This ballet company toured a lot. Also, since the opera has a big season in Colombia, we worked as the corps de ballet. That was amazing because people from La Scala in Milano, from Frankfurt and Munich directed these operas. So I was exposed at an early age to these wonderful directors. I learned to love and appreciate the complexity and allure of the stage – I was in heaven!
I travelled to New York when I was nineteen years old. I took classes everywhere and then went back to Colombia. I went back and forth, trying to get my feet wet in the dance life there. Actually, early in my time there, I worked with a choreographer named Marilyn Davies, dancing some solos for her. She created very experimental, contemporary dance, always with difficult music – it was crazy but fantastic at the same time.
In Colombia, I also formed a company with my friend dancer/choreographer Carlo. We explored Colombian traditions in contemporary dance. At the same time, I was working on a university degree, and my major was music.
My whole aspiration was to be a conductor. The first time I saw a symphony orchestra, at seven years old, I wanted to be the guy with the baton – to have that power! I continued studying, following my love of music at the University of Colombia, and dancing. A group of friends and I started to research music in various communities, seeking answers to our questions. What was black music in Colombia? Mestizo music? Indigenous music? Contemporary music? We went to the many festivals around the country and saw the great diversity … it was a very rich experience!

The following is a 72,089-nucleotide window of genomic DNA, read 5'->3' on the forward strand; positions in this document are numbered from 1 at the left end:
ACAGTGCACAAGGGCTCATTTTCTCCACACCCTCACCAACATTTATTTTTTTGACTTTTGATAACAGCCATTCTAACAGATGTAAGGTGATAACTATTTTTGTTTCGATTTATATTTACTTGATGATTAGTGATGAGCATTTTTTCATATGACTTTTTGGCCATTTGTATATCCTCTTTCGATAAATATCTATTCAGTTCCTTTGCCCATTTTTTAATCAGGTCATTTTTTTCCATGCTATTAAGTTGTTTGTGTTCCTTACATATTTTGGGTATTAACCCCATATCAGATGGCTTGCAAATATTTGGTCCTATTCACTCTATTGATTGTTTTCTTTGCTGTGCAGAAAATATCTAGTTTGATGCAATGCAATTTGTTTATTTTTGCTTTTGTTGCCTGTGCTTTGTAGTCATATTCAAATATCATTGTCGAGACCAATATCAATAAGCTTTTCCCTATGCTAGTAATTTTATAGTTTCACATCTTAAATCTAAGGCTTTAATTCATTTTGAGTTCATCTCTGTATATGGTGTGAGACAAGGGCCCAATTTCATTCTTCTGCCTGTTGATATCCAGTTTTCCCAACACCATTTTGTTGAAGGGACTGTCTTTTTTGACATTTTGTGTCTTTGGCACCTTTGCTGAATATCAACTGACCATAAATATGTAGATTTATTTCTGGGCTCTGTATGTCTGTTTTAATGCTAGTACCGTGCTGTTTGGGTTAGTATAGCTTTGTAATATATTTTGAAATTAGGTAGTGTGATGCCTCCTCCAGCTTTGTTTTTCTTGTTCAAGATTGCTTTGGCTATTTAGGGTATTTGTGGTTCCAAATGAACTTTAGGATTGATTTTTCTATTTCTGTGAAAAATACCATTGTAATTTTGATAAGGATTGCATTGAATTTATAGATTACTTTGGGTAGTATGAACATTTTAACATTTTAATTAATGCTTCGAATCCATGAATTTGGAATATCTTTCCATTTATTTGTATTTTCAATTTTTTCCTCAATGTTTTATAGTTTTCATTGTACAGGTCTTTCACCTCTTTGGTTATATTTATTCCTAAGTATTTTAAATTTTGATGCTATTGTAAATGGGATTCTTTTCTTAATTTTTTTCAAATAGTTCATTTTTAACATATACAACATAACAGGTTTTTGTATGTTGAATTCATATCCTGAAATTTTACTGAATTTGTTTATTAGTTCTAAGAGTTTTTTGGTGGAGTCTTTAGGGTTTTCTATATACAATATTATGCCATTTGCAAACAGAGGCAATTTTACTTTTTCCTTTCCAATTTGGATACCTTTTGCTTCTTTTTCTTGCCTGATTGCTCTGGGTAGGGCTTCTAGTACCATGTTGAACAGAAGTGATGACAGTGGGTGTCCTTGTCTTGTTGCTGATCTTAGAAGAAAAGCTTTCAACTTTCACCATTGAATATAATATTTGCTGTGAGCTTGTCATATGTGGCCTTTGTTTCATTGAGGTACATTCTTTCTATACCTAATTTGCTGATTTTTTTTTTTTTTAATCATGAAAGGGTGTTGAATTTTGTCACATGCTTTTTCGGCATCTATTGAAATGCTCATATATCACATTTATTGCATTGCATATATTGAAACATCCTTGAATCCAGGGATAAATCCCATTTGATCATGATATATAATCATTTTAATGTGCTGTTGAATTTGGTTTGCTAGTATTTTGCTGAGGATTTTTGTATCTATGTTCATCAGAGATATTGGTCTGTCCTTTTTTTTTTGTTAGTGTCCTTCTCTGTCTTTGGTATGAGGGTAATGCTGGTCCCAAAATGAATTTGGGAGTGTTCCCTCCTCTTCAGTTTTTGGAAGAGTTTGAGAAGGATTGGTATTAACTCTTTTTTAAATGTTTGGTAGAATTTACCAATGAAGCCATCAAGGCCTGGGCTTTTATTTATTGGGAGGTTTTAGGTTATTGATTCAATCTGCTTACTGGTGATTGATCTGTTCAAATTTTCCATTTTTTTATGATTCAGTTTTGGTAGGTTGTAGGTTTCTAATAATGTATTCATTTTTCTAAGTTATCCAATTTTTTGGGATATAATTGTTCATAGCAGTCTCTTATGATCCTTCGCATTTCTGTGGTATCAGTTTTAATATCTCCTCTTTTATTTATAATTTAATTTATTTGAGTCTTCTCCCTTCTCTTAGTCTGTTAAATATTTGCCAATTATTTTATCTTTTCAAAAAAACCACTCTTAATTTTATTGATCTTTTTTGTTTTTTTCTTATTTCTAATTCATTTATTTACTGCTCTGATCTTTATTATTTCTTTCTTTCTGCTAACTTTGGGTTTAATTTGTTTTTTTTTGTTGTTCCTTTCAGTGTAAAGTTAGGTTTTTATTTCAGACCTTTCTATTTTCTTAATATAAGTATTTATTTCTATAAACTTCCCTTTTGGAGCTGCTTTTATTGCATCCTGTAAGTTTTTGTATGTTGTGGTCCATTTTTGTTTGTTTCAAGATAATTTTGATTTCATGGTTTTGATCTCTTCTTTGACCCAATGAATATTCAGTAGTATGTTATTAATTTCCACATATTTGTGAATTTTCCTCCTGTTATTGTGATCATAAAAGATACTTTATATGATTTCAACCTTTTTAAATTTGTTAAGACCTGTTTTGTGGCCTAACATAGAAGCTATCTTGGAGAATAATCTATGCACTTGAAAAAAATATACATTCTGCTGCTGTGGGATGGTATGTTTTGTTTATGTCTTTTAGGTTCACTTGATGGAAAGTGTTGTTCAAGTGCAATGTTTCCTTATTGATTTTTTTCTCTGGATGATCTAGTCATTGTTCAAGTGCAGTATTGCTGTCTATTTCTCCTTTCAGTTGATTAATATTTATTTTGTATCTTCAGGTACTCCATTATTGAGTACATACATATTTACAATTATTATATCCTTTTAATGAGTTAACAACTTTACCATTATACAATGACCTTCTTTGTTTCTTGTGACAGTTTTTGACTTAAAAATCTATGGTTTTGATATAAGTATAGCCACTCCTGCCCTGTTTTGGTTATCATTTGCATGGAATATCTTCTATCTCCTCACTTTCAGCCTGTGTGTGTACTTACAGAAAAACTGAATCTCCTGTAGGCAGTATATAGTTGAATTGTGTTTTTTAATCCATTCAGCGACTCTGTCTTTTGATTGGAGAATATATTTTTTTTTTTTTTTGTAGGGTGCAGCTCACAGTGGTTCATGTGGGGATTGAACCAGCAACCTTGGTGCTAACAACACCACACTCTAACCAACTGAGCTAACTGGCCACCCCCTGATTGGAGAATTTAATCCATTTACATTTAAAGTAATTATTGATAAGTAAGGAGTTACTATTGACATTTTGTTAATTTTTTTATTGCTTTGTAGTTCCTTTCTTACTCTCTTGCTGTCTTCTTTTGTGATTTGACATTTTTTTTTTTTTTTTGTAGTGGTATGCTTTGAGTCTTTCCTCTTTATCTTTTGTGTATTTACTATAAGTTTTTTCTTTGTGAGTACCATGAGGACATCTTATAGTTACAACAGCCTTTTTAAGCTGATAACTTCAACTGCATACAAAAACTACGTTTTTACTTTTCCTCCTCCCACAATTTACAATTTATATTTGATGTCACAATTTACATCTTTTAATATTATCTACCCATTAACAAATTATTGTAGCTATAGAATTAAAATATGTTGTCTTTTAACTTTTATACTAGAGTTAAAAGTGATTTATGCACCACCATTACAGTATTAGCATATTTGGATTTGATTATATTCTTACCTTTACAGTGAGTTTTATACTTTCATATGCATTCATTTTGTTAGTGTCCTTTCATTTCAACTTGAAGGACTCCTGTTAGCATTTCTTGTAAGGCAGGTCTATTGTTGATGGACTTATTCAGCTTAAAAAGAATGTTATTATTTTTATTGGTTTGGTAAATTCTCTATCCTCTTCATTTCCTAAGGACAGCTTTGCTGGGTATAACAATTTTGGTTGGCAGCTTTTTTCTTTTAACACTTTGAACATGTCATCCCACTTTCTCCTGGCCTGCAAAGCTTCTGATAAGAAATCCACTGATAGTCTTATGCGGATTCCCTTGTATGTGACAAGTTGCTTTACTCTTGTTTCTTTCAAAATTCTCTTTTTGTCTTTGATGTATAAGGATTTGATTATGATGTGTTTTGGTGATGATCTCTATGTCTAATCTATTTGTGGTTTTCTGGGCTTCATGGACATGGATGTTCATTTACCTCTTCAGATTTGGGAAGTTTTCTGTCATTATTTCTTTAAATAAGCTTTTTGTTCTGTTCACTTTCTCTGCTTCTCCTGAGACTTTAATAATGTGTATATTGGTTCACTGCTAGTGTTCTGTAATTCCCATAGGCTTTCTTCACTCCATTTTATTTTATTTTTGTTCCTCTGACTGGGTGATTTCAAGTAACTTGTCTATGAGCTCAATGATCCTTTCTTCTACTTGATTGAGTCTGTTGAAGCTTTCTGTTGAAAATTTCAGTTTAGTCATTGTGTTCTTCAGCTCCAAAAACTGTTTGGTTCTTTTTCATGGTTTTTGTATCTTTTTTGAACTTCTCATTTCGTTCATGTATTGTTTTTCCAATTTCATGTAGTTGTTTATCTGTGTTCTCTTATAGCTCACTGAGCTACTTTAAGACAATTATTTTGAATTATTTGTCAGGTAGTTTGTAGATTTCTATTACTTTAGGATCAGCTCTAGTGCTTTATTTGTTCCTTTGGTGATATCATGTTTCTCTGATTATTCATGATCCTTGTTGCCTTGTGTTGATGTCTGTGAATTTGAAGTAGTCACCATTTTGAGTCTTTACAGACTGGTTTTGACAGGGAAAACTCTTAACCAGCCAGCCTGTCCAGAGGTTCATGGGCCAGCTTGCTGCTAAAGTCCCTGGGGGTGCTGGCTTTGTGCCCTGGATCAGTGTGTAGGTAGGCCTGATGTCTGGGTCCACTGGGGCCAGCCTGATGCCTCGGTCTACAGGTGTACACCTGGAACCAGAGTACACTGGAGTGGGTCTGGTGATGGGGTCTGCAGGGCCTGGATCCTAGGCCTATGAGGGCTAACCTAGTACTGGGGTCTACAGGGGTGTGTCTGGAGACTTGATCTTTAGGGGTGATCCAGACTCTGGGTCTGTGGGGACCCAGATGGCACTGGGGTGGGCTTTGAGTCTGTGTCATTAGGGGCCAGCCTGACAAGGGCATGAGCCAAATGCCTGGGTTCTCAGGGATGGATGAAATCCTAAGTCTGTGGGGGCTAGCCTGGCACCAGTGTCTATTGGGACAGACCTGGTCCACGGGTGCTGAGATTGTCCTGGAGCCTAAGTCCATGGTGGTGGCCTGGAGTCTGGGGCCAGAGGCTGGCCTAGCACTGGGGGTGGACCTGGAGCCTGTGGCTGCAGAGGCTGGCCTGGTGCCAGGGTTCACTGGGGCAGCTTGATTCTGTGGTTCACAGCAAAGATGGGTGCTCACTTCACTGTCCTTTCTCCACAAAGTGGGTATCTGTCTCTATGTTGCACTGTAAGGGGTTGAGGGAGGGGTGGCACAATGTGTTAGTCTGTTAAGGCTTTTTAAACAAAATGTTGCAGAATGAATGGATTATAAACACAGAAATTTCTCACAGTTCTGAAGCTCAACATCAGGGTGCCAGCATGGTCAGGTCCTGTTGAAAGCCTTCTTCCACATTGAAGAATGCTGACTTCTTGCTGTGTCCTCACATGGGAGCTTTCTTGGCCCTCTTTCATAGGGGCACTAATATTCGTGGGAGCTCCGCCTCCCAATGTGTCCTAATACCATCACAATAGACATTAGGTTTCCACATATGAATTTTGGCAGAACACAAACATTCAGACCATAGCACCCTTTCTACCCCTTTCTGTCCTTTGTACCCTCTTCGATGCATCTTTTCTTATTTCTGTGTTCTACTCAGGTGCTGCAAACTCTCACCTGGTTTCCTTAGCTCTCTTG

I grew up with a background in indigenous Colombian dance, since I was exposed to traditional dance as a kid. I also had the opportunity to meet some of the great ones, legends, such as El Maestro Jacinto Jaramillo and Delia Zapata, who had the first black company in Colombia – it was traditional, but really serious work, really serious artists. Her work left an impression on me. I also had the opportunity to witness a great tradition of theatre in Colombia when I was hanging around La Candelaria, a famous district … Bohemia in Bogota! Hanging out with film people, soap opera stars, dancers, actors, writers and designers immersed me in an artistic circle with a chain of ideas flying around – it was a super-rich experience. My dream was to go to the Soviet Union to train one day – I heard so much about it. Irina [Breckner] was also responsible for this desire; she showed us a lot of films, with Nureyev, Baryshnikov, Makarova and others. I had a lot of exposure to dance traditions of the West. Witnessing wonderful artists was part of our training, so I saw work by John Neumeier, Maurice Béjart and many others – the exposure was huge. Theatre in Colombia is very rich – in the street, in the theatres – theatre is everywhere. We had open access to culture in Bogota. As a child I went to museums and galleries; I grew up looking at sculptures, and it was free … (next page)